(20:17): One topic that's gotten a lot of attention is the risk of second cancers with Revlimid® maintenance after a stem cell transplant. Some of the placebo-controlled trials that showed the benefit of Revlimid® maintenance after transplant, also show an increased risk of malignancies with Revlimid® maintenance after a stem cell transplant. The biggest increase in risk was for cancers of the blood and bone marrow, with leukemia and a preleukemic condition called myelodysplastic syndrome, or MDS, being the most concerning.
(21:03): This is a real concern, although I'm not completely convinced that the trials correctly accounted for the fact that people on lenalidomide lived longer and stayed on the study longer, which means we had more opportunity to see them develop a second cancer. More importantly, it's clear that on these trials, the risk of the myeloma progressing was always higher than the risk of a second cancer, regardless of whether people were on Revlimid® or on placebo medications. There's no evidence that the risk of serious harm or death from a second cancer would outweigh the benefit of Revlimid® in prolonging overall survival, making people live longer with myeloma. Even though this risk is there, we think it's small compared to the benefit of getting lenalidomide (Revlimid®). In general, it does not stop us from recommending Revlimid® maintenance following a stem cell transplant.
(22:05): There's no good data on how long maintenance therapy should be given. How long do we continue? There's no good data on the optimal duration of maintenance therapy. The trials that looked at Revlimid® maintenance generally used a strategy of indefinite maintenance until progression. Concerns about second malignancies have led some experts, especially in Europe, to recommend a fixed duration therapy, meaning continue lenalidomide for one to two years and then plan to stop.
(22:33): For most patients in the United States, we use a strategy of indefinite maintenance therapy, meaning that we plan to continue until the myeloma progresses or the Revlimid® causes intolerable side effects. Or, and I think this is important, that the patient wants to stop, because we don't have good data on the optimal duration of maintenance. That means that once you've gotten through a year or two of Revlimid® maintenance, if you ask the question, "Is there good evidence that I need to stay on the Revlimid® in order to get the benefit of living longer?", the answer is ‘no’. To date, there have not been any trials that looked at that question.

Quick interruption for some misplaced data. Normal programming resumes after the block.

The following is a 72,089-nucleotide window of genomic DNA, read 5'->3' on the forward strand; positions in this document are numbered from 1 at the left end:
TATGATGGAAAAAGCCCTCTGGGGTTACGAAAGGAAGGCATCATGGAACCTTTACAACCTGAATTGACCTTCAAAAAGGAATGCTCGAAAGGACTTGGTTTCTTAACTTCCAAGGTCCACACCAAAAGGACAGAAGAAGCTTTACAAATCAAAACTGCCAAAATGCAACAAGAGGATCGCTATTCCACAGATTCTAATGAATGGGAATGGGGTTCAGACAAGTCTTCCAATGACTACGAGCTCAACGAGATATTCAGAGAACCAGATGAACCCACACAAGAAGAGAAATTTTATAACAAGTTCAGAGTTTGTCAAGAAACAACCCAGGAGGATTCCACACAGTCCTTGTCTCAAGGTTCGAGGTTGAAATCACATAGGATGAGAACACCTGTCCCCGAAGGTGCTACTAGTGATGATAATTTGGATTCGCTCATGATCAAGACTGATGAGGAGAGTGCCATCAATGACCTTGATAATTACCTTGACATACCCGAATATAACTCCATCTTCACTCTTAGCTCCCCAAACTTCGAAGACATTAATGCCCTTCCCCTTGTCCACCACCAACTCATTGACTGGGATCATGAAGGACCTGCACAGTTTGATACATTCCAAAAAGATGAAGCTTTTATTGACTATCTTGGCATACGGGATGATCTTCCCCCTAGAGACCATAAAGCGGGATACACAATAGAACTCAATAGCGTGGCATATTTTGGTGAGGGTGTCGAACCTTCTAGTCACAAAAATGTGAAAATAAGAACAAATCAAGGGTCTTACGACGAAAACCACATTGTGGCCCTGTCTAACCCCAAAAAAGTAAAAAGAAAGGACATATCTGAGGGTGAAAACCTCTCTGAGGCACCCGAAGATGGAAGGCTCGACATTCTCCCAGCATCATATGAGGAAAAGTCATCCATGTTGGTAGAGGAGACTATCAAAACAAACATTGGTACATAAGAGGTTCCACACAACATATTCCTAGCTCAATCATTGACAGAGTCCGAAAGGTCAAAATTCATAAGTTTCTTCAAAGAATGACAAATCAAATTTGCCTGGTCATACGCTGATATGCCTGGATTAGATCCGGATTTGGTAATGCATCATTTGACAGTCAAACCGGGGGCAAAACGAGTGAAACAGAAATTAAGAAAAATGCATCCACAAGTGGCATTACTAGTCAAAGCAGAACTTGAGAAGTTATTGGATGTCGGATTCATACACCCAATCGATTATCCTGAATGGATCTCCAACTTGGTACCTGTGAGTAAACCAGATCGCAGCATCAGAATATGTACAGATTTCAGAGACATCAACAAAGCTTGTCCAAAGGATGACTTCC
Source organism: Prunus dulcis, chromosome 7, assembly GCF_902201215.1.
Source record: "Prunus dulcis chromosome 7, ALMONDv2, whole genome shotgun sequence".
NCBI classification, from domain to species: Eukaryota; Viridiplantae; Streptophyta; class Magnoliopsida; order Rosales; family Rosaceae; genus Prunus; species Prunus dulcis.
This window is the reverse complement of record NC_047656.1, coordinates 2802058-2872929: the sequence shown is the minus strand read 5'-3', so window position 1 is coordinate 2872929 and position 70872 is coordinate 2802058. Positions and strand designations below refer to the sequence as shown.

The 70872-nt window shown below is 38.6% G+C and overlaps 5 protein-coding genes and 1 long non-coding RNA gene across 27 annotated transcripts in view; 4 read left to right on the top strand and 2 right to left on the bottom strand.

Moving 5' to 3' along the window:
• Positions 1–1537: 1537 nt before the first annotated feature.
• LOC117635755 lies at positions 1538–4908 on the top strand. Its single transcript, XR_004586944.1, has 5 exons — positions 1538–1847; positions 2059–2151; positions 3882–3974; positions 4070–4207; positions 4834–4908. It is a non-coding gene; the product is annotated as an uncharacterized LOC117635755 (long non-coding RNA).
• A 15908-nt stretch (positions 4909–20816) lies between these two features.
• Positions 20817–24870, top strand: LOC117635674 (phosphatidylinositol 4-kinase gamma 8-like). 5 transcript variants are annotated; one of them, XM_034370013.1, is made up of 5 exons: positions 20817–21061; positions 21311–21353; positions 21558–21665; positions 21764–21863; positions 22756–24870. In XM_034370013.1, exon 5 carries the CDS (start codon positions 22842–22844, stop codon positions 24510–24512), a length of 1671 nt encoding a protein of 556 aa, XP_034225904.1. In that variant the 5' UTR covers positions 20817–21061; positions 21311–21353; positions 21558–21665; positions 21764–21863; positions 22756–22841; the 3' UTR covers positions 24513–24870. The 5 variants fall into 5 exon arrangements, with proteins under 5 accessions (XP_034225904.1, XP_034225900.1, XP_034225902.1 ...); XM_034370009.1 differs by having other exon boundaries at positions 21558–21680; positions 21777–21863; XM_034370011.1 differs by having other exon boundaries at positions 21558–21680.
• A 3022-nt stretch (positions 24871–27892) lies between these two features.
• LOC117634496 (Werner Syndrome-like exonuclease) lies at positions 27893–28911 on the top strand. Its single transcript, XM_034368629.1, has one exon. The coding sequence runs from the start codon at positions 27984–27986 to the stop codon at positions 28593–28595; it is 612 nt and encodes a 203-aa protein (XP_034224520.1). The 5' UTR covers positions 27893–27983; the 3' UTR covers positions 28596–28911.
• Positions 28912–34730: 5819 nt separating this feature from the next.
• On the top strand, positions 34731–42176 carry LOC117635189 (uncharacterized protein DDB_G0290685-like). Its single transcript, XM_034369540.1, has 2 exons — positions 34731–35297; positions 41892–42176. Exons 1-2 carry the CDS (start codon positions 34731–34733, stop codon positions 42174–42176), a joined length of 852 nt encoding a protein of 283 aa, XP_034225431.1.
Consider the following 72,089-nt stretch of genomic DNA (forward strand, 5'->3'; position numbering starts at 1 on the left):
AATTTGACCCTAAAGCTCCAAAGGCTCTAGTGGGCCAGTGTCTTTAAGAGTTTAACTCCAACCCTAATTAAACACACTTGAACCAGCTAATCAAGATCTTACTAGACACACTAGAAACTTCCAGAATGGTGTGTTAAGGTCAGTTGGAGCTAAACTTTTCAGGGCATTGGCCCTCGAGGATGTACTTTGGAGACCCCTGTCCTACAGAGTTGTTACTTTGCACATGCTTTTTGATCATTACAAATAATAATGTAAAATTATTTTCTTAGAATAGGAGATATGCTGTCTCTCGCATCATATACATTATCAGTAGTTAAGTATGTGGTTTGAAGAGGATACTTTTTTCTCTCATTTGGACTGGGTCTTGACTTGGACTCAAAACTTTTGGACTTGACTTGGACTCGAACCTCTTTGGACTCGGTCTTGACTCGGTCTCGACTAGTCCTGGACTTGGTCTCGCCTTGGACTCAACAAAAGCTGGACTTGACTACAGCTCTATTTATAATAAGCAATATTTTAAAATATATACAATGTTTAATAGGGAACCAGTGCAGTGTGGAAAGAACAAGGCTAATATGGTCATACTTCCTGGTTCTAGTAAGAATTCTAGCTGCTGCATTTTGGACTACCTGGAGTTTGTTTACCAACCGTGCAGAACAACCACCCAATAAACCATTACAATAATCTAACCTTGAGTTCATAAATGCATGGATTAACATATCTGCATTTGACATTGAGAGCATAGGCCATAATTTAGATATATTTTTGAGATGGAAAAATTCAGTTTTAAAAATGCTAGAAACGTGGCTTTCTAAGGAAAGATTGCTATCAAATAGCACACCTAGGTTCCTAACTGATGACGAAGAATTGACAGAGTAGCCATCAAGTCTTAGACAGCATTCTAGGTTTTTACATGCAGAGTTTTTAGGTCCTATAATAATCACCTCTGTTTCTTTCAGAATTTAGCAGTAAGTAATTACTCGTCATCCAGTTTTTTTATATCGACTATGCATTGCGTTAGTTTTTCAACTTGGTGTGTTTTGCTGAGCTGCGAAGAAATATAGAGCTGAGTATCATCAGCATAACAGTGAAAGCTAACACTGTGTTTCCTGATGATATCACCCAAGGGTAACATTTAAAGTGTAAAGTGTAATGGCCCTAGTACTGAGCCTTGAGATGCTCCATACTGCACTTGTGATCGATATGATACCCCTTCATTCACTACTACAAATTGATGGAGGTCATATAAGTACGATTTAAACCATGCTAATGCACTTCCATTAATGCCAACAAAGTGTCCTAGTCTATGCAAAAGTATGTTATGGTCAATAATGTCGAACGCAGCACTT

(23:18): In the trials of lenalidomide maintenance that we did, patients had dose reductions and ended up stopping treatment. Thus, we know that the benefit of Revlimid® maintenance was in a group of patients where some people stopped treatment, which means that we're not sure that after any period of time, that it's essential to continue on Revlimid® or to maintain the same dose. If the Revlimid® is causing side effects or it's just getting to be a real bother, it may be reasonable to consider stopping after a period of time, given that we don't know for sure that continuing therapy would provide the same benefit.
(24:02): The average duration of response with Revlimid® maintenance therapy is about four years. How long do these responses last? The average duration of response, which means 50% of people, have their myeloma start to grow by about four years. I'm not sure that number is useful since it hides a wide range. While some people will have a disappointingly short duration of response, some people will have many years, 5, 10, 12 years of response from maintenance lenalidomide (Revlimid®). I certainly would not think of there being any maximum duration of response from Revlimid® maintenance. We always hope that our patients will have a long response after transplant on maintenance therapy.
(24:45): Velcade® is used less often for myeloma maintenance therapy and has a higher risk of neuropathy than Revlimid®. For Velcade® maintenance, I have a lot less data since there are fewer trials, so we use it less often. We generally start therapy about three-to-six months after transplant. Velcade® is given as an injection, usually a subcutaneous, under-the-skin injection, since IV administration has more side effects. Since this is how it was done in the clinical trial showing a benefit, we normally plan to give the Velcade® every two weeks.
(25:18): We're more likely to do Velcade® maintenance for a shorter period of time because most patients tend to get tired of doing the under-the-skin injections, but it can be indefinite maintenance therapy until progression. Velcade® tends to cause similar side effects to lenalidomide (Revlimid®): fatigue and low blood counts, especially low platelet counts, which helps the blood to clot, although rarely to the point of having a risk of bleeding.